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Treating erectile dysfunction: It might save a man’s life

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Men are increasingly seeking medical advice for the treatment of erectile dysfunction (ED) with the aim of improving their sex lives. However, few are aware that, in addition to being a debilitating health condition in its own right, ED is also an early indicator of other potentially life-threatening health conditions. ED presentations therefore offer health professionals an opportunity to identify and manage systemic health issues which often co-exist with ED but may go unidentified in the absence of a pro-active approach to screening ED presentations.1

Male patients have traditionally been much less likely to seek medical advice than their female counterparts, particularly for sexual health problems such as ED which they may be embarrassed to discuss with their doctor.2 Only 30% of Australian men discuss ED with a health professional, and of those, only 59% receive treatment for the condition.3 While ED is not a life-threatening condition, it adversely affects a man’s quality of life, psychological health and the health of his sexual relationship. It is therefore a legitimate health problem in its own right, requiring the best available treatment.4

Treating erectile dysfunction with PDE-5 inhibitors

Phosphodiesterase type 5 (PDE-5) inhibitors were developed for the treatment of ED and approved for use in Australia in the late 1990s.5 They have revolutionised and significantly improved ED treatment and its outcomes. In addition, the mass marketing of PDE-5 inhibitors direct to consumers has increased awareness of ED as a treatable health condition. As a result, more men are now consulting medical professionals about ED.1

This offers health professionals an opportunity to educate patients that, like all other health problems, sexual health problems are legitimate, have serious consequences and require treatment. It also enables health professionals to educate their patients about the effectiveness (or lack of effectiveness) of various treatment options. PDE-5 inhibitors have been demonstrated effective in the treatment of ED, and more than 50% of men have experienced improvements in erectile function while using the medication. On the other hand, alternative treatments that may be available over-the-counter in pharmacies or from alternative medicine practitioners have not been extensively tested and their safety profiles are largely unknown.6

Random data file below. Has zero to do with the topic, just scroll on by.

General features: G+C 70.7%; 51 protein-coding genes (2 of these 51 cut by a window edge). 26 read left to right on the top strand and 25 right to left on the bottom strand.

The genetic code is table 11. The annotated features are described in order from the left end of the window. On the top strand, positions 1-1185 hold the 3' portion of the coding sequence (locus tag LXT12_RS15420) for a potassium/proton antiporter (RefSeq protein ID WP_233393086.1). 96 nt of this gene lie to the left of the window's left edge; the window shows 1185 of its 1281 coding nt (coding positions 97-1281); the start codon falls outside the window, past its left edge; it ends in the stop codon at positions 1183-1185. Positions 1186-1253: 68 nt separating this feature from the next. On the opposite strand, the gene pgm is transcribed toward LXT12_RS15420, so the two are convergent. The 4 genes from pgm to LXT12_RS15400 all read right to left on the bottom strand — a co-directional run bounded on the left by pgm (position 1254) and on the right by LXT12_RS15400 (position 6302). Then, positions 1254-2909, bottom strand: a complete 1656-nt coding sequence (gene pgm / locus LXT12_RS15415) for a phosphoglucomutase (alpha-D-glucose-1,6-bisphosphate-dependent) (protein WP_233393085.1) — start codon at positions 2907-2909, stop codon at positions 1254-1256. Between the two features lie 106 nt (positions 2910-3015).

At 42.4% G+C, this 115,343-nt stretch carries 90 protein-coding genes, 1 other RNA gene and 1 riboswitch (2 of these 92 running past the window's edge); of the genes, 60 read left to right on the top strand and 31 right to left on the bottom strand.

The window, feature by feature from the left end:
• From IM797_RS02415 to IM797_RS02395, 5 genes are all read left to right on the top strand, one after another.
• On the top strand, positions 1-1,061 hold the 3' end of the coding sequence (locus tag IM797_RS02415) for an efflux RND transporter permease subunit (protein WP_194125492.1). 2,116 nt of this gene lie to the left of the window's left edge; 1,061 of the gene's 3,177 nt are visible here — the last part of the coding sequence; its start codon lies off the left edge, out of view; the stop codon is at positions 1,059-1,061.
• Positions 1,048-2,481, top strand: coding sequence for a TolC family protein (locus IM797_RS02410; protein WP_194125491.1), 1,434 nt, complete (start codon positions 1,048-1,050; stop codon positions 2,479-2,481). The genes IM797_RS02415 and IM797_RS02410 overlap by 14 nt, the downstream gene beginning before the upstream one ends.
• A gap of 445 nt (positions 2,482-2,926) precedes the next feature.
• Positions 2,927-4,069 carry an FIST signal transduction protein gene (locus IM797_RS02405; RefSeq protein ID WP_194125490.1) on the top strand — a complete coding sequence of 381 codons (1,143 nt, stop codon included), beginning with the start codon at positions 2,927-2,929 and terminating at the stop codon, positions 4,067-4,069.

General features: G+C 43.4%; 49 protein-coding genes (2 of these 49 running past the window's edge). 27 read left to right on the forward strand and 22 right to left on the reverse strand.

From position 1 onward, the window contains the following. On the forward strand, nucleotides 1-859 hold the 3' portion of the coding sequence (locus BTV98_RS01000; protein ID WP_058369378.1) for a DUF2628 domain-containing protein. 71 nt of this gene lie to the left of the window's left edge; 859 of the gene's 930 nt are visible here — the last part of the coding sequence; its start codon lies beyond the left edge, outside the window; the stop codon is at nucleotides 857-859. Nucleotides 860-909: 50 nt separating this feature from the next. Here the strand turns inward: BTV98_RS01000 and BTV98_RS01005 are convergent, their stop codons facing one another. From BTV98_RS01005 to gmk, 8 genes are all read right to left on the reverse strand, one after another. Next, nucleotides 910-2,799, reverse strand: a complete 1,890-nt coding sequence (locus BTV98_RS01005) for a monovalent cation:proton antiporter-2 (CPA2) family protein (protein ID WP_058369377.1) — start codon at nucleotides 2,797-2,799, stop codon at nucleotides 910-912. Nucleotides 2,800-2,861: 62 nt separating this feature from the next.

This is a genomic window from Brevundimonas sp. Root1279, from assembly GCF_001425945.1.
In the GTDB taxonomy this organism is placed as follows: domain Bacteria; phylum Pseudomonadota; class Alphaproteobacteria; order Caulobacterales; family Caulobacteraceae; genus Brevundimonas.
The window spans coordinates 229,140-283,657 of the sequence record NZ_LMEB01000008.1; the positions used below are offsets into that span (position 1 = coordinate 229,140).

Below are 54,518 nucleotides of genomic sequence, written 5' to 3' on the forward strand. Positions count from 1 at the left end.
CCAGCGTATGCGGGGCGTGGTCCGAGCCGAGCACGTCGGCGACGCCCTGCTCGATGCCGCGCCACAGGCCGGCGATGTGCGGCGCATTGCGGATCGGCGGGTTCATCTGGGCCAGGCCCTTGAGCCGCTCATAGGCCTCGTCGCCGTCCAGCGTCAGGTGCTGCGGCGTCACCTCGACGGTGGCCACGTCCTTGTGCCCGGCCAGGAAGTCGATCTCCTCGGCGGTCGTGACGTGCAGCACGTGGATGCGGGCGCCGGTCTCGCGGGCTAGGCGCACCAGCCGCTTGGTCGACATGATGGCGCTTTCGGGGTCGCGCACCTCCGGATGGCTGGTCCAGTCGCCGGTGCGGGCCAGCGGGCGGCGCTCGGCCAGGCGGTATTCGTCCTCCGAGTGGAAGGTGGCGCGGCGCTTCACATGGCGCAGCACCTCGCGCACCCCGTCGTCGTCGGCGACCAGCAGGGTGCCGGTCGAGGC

Screening for systemic health issues in men with ED

In addition to enabling health professionals to educate patients about ED and its treatment options, the presentation of men with ED also presents opportunities for the early identification of systemic health issues.4 Although once thought to be almost entirely a psychological problem, ED is increasingly recognised as a vascular disorder mediated by endothelial function.7 Because the vessels that facilitate blood flow to and from the penis are smaller than other blood vessels in the body, they are thought to be affected by endothelial dysfunction much earlier than other vessels.4

Thus ED often occurs as the first clinically recognisable symptom of other conditions of vascular ill-health. For example, ED is an early indicator of and independent risk factor for cardiovascular disease. Men with ED are almost 1.5 times more likely to develop cardiovascular disease than men who do not experience ED. ED is also a common precursor for diabetes mellitus, and is the presenting complaint in more than 20% of men who are diagnosed with diabetes. It also often co-occurs with other vascular conditions, including hypertension and dyslipidaemia.1

Early identification and management of vascular conditions reduces morbidity, and can considerably improve a man’s overall health and reduce health costs. In addition, treating co-morbid vascular conditions optimises the outcomes of PDE-5 inhibitor therapy. Guidelines for managing patients presenting with ED are therefore increasingly recommending screening for other vascular conditions, including diabetes, hypertension and coronary artery disease, in patients who present with unexplained ED.4,6